• The average debt of a Latino graduate in 2012 was $23,441; that number rises to over $36,000 if the student attended a for-profit institution.
  • A significant percentage of Latino students enter college as low-income students.
    • 34 percent of independent Latino students make less than $30,000 per year
    • 50 percent of dependent Latino students make less than $40,000 per year.

Hispanic Serving Institutions (HSIs)

  • HSIs serve 62 percent of the Latino student population enrolled in higher education and nearly half of full-time students at HSIs are Latino.
  • The number of HSIs has grown from 189 in the 1994-95 school year to 435 in the 2014-15 school year. They represent 13 percent of all institutions of higher education.
    • 68 percent of HSIs are public institutions while 32 percent are private, not-for-profit institutions.
    • The split between two- and four-year institutions is close to even. There are 219 two-year HSIs and 216 four-year HSIs.
  • HSIs are located in 18 different states and Puerto Rico.
    • The majority of all HSIs are located in five states and Puerto Rico: California (152), Texas (78), Puerto Rico (62), Florida (24), New Mexico (23), and New York (21).

 

Sources Used:

Braga, B. (2016, July). Racial and ethnic differences in family student loan debt. Washington, DC: Urban Institute. Retrieved from http://www.urban.org/research/publication/racial-and-ethnic-differences-family-student-loan-debt

Section(s): Challenges

Excelencia in Education. (2015, February). Hispanic-serving institutions (HSIs) fact sheet: 2014-15. Washington, DC: Author. Retrieved from http://www.edexcelencia.org/research/hsis-2014-15

Section(s): HSI Facts

Kantrowitz, M. (2011, September). The distribution of grants and scholarships by race. FinAid.org. Retrieved from http://www.finaid.org/scholarships/20110902racescholarships.pdf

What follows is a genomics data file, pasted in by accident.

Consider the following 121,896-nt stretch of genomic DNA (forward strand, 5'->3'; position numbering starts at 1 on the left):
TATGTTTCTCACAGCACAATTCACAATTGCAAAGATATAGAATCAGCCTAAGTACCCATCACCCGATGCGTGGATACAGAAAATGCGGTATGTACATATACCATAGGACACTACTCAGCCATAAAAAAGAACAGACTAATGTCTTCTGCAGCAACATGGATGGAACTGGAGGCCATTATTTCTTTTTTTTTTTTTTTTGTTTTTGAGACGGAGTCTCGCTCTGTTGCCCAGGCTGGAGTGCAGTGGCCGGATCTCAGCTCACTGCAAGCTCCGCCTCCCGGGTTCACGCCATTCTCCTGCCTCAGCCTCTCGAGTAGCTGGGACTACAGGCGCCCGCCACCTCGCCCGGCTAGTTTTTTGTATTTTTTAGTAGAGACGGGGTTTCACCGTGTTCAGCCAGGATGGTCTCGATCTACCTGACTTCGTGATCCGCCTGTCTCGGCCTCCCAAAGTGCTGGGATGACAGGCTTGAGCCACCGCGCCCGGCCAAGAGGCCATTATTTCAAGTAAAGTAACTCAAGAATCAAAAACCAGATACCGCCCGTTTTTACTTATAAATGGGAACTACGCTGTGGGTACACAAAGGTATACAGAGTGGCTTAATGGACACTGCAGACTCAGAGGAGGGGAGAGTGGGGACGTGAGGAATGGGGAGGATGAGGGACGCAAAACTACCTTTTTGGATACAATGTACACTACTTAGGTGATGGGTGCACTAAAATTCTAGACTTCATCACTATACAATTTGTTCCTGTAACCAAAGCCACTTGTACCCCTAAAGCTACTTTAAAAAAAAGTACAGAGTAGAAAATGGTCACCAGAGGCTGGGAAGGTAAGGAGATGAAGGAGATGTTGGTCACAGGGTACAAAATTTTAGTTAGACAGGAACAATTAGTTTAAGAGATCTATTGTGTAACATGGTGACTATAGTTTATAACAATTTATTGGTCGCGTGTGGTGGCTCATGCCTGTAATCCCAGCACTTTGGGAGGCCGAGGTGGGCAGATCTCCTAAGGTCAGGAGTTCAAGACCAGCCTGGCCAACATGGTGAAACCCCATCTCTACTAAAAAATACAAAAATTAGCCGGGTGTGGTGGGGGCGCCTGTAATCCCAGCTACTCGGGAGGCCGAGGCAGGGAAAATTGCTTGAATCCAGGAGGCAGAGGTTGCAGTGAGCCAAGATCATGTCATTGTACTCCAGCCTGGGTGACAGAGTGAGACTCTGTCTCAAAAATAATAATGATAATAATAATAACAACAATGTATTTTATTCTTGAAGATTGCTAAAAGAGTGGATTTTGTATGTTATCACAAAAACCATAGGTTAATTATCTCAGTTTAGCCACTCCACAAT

Sections: Challenges

Kolodner, M. (2016, January). College degree gap grows wider between whites, blacks and Latinos. The Hechinger Report. Retrieved from http://hechingerreport.org/25368-2/

Section(s): Challenges

National Center for Education Statistics. (2016, August). Status and trends in the education of racial and ethnic groups 2016. Washington, DC: U.S. Department of Education. Retrieved from http://nces.ed.gov/pubs2016/2016007.pdf

Section(s): Enrollment/Degree Attainment, Challenges

National Center for Education Statistics. (2016, May). The condition of education. Washington, DC: U.S. Department of Education. Retrieved from http://nces.ed.gov/pubs2016/2016144.pdf

Section(s): Enrollment/Degree Attainment

National Center for Education Statistics. (October 2014). Profile of undergraduate students: 2011-12. Washington, DC: U.S. Department of Education. Retrieved from https://nces.ed.gov/pubs2015/2015167.pdf

Section(s): Challenges

Santiago, D., Calderon Galdeano, E., and Taylor, M. (2015, January). Latinos in higher education. Washington, DC: Excelencia in Education. Retrieved from http://www.edexcelencia.org/research/2015-latinos-higher-education

Section(s): Challenges

Santiago, D., Taylor, M., and Calderon Galdeano, E. (2016, May). From capacity to success: HSIs, Title V, and Latino students. Washington, DC: Excelencia in Education. Retrieved from http://www.edexcelencia.org/research/capacity

Section(s): HSI Facts

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Updated November 2016